The FBI stormed the house but believe they missed the escapees by only a few hours.  FBI spokesperson Joan Hyde said the two bank robbers should be considered "armed and dangerous."

Banks, 37, and Conley, 38, were being held at the Metropolitan Correctional Center, a federal jail, in downtown Chicago.  Police say the two men, who were cellmates, were last seen in the jail Monday at 10 p.m. during a head count.

In an FBI affidavit filed Tuesday night, authorities say sometime after the head count the two men stuffed their beds with clothes in the shape of bodies and broke the window inside their cell.  They squeezed through the window and scaled down more than 20 stories using rope made of bed sheets, towels and blankets.

To cover up their escape, Banks and Conley made fake bars to put over the five-inch wide window and placed the actual metal bars inside a mattress, according to the affidavit.

Police did not realize the men had escaped until approximately 7 a.m. Tuesday when arriving employees noticed the rope that led the men to freedom still dangling from the building.

Four elementary schools and a middle school were put on a soft lockdown and all after school activities were canceled after police got word the escapees were spotted in Tinley Park, WLS reported.

Hyde said that the trail has since gone cold, and that no one should take matters into their own hands if Banks and Conley are spotted.

Banks is a notorious bank robber known as the Second-Hand Bandit because he wore used clothes during his heists.  He was convicted last week of robbing two banks and attempting to rob two others.  Court records show that he stole less than $600,000 and more than $500,000 of it is still missing.

Banks represented himself in court, had to be restrained at one point and vowed he would seek retribution, telling the judge, "You'll hear from me," WLS reported.

Conley was scheduled to be sentenced on Jan. 10 after he pleaded guilty of robbing $4,000 from a bank, according to WLS.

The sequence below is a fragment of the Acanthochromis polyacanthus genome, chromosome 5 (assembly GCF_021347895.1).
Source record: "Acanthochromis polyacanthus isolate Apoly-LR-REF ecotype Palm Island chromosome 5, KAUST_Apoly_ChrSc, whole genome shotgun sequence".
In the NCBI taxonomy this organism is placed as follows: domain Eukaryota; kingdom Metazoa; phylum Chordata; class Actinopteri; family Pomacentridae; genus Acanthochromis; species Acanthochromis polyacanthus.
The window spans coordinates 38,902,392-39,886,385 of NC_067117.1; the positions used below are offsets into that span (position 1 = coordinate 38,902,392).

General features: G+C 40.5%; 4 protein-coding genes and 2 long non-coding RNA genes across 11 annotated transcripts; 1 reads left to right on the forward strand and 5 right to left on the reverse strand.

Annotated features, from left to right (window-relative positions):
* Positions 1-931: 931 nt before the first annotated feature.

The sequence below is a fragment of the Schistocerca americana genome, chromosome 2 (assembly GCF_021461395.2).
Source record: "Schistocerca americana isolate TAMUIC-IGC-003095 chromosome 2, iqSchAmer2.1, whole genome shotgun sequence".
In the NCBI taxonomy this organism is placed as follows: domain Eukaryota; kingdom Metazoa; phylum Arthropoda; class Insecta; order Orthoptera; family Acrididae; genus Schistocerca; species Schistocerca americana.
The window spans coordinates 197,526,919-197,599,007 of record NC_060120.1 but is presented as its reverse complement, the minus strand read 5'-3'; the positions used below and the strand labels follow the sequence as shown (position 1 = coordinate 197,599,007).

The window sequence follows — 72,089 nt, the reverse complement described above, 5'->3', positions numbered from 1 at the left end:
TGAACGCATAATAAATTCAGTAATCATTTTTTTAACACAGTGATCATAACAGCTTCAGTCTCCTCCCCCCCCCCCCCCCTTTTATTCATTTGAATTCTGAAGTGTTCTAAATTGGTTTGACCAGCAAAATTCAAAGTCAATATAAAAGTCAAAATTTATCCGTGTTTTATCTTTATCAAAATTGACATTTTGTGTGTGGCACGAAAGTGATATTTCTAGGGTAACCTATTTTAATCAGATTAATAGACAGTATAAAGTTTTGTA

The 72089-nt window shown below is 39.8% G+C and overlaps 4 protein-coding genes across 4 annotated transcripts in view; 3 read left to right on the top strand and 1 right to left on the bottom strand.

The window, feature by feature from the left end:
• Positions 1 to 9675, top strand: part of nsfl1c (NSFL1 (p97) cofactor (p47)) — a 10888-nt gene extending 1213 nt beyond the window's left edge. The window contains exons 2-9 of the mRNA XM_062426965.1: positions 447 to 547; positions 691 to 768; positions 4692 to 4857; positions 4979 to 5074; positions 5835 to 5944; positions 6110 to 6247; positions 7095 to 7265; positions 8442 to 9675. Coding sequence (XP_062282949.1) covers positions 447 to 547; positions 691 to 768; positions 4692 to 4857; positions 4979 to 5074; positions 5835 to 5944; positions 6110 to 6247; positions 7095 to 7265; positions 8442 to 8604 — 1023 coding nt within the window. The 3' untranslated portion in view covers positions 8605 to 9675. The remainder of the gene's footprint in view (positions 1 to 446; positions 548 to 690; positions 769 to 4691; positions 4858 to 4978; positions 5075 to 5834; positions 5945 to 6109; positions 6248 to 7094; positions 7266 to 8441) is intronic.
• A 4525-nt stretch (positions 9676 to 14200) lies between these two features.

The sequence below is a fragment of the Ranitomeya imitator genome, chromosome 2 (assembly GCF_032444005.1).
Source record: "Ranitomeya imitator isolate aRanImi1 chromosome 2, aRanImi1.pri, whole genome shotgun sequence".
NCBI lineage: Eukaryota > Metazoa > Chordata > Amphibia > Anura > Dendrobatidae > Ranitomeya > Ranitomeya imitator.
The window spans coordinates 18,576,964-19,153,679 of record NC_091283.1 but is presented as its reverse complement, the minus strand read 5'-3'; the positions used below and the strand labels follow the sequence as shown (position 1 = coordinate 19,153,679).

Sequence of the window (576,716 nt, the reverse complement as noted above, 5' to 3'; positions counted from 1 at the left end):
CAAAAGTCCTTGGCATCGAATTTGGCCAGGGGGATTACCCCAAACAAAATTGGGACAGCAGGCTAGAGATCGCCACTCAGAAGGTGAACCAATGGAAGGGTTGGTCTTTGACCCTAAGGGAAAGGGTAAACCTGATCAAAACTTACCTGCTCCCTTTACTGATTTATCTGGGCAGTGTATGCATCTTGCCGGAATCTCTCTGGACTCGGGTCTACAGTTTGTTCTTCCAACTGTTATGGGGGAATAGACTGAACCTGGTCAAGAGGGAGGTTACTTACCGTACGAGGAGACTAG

Copyright 2012 ABC News Radio

Thursday
Oct112012

Texas Executes 10th Inmate in 2012

Texas Department of Criminal Justice(HUNTSVILLE, Texas) -- Convicted murderer Jonathan Green became the 10th Texas inmate to be put to death this year when he was given a lethal injection Wednesday.

Green, 44, was convicted of kidnapping and killing a 12-year-old girl from her home in 2000. He took the girl to his home, strangled and sexually assaulted her, and then buried her in his backyard.

Detectives arrived and questioned him, then left to get a search warrant. During that time he dug up and moved the body inside his house, where detectives found it when they returned. He then denied involvement in the killing, according to the Texas Department of Criminal Justice.

Wednesday, his legal team made pleas to the 5th District Court of Appeals to stay Green's execution, delaying the time of death from 6 p.m. until close to midnight, when his execution order would have expired. The appeals failed, however, and Green was given the lethal injection around 10:30 p.m.

Green told the warden that he would not have any final words before his death Wednesday night, but soon changed his mind, according to the Houston Chronicle.

"I'm an innocent man. I never killed anyone. Y'all are killing an innocent man," he said, and then looked down at the injection in his arm. "It's hurting me bad."

He was declared dead around 10:45 p.m.

Copyrigh 2012 ABC News Radio

Thursday
May312012

Police: Arkansas Escaped Inmate's Mother, Brother Helped in Jailbreak

Quincy Vernard Stewart (L) and Cortez Rashod Hooper (R). Miller County Sheriff's Office(TEXARKANA, Ark.) -- An Arkansas inmate who sawed through jail bars and escaped with a friend Monday received help from his mother and brother, who furnished him with a hacksaw and cellphone, according to police.

The mother of Quincy Stewart, Charlene Stewart, 55, was arrested and charged Tuesday with furnishing prohibited articles into a detention facility and furnishing implements of escape, following an investigation that led police to believe she supplied her son with the hacksaw and phone.